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Broughton cites communication in Sullivan school board victory

August 6th, 2012 1:42 am by Rick Wagner

KINGSPORT -- For Todd Broughton, it all boiled down to communication.


Broughton said his successful campaign for the Sullivan County Board of Education seat in District 3 -- the greater Bloomingdale area -- can be summed up in that one word.


Broughton defeated 28-year incumbent Jim Kiss in Thursday's election 1,085 to 808, according to unofficial results.


In other BOE races, District 1 incumbent Jack Bales fended off a challenge from Heather Price, District 5 challenger Randall Jones defeated Anissa Lyttle and incumbent Ron Smith, and District 7 incumbent Betty Combs defeated challenger Michael Hughes.


Broughton said the gist of his campaign was to help improve communication from the school district and BOE to parents, as well as improve how school board members and officials respond to questions and concerns of parents and the public.


"When they (the public) e-mail me, I will e-mail back. When they call me, I will call them back," Broughton said Thursday after the election results were revealed.


"I feel like there's been a big rift between the parents and the school board," Broughton said. "They (voters and parents) are looking for someone to repair that rift. Communication has been poor at best."


Kiss said Thursday night he had an inkling he might not win re-election, but he couldn't pinpoint a reason.


Smith, the board chairman, said voter apathy might have played a part in his defeat, since turnout was lower than his first two races. Smith had 499 votes compared to Jones with 1,051 and Lyttle with 618


"If they (constituents) disagreed with anything the school board has done, I haven't heard," Smith said. "People felt like it was time for a change."


Bales outpolled Price 1,124 to 960, while Combs had 862 votes versus 689 for Hughes.


Broughton, who has two children in the North zone, said he has no personal vendetta or dislike of Kiss.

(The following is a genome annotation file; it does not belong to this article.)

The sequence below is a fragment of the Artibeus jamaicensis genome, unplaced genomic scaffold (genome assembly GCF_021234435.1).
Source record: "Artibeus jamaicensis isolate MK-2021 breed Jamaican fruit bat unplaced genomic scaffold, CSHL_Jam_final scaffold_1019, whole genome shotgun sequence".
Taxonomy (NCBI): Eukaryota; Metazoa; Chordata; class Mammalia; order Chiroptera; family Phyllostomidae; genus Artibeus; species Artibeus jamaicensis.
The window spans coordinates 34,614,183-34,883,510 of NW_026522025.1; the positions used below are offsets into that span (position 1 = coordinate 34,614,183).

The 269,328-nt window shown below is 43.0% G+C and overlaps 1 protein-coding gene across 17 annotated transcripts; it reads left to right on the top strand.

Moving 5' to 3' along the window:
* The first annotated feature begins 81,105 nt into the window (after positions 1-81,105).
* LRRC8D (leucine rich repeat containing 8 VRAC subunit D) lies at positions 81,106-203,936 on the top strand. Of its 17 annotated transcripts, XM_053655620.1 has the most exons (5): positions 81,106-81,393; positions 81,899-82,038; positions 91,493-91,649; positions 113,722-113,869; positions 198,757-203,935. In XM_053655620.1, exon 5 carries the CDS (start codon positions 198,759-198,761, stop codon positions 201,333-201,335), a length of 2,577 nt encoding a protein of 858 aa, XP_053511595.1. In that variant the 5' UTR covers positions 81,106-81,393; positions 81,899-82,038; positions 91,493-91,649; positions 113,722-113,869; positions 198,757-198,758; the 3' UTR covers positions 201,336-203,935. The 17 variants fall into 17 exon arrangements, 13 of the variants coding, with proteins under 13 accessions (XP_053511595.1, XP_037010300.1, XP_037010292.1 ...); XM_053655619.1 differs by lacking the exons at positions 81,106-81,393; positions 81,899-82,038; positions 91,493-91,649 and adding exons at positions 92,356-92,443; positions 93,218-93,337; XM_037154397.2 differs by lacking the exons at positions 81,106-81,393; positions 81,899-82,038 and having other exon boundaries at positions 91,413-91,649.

"I think Jim Kiss is a fine man. I like Jim Kiss," Broughton said.


However, as examples of communication breakdowns, Broughton cited the system's decision to have North Middle and North High students in the same building and on the same schedule this year, as well as the BOE's short-lived decision earlier this summer to rezone more than 40 Orebank community students from Ketron Elementary to Central Heights Elementary.


Kiss cast the lone no vote against the Orebank rezoning, which the board at its next meeting voted 5-0 to reverse. But Broughton said Kiss could have done more to mobilize Orebank parents -- or at least inform them -- of the rezoning proposal.


"He knew that was on the agenda five to seven days before but chose to handle it himself" instead of getting parents notified and to the meeting, Broughton said.


"The Orebank situation was Gravely reincarnated," Broughton said of the BOE vote in February 2005 to close Gravely when closing Cedar Grove was on the agenda. That's the same year the BOE moved eighth-graders to North High.


Broughton also has questioned the expansion and renovation project that turned Ketron Intermediate into Ketron Elementary.


"A lot of parents are upset because the sixth-, seventh- and eighth-graders are supposed to be kept separate," Broughton said of the North situation.


As for Ketron, he has repeatedly said the county system didn't get enough bang for its buck for the more than $15 million project funded by low-interest federal money.


Originally, Ketron was to be a K-8 STEM (science, technology, engineering and math) school, then the plan shifted to a 2-7 and it settled on a grades pre-K through 5.


As for getting his message out, Broughton said the social media network Facebook was a big help.


Hughes, who failed in his quest to take the seat held by incumbent Combs in the Bluff City area, also used Facebook.


Broughton, a North High graduate, has worked eight years at Eastman Chemical Co. as an engineering technician. He has a degree in electromechanical technology from Northeast State Community College and worked at Nuclear Fuel Services in Erwin before working at Eastman.


Kiss retired from Eastman as an engineering technologist after 43 years there. He attended ETSU and has audited classes at Northeast State.

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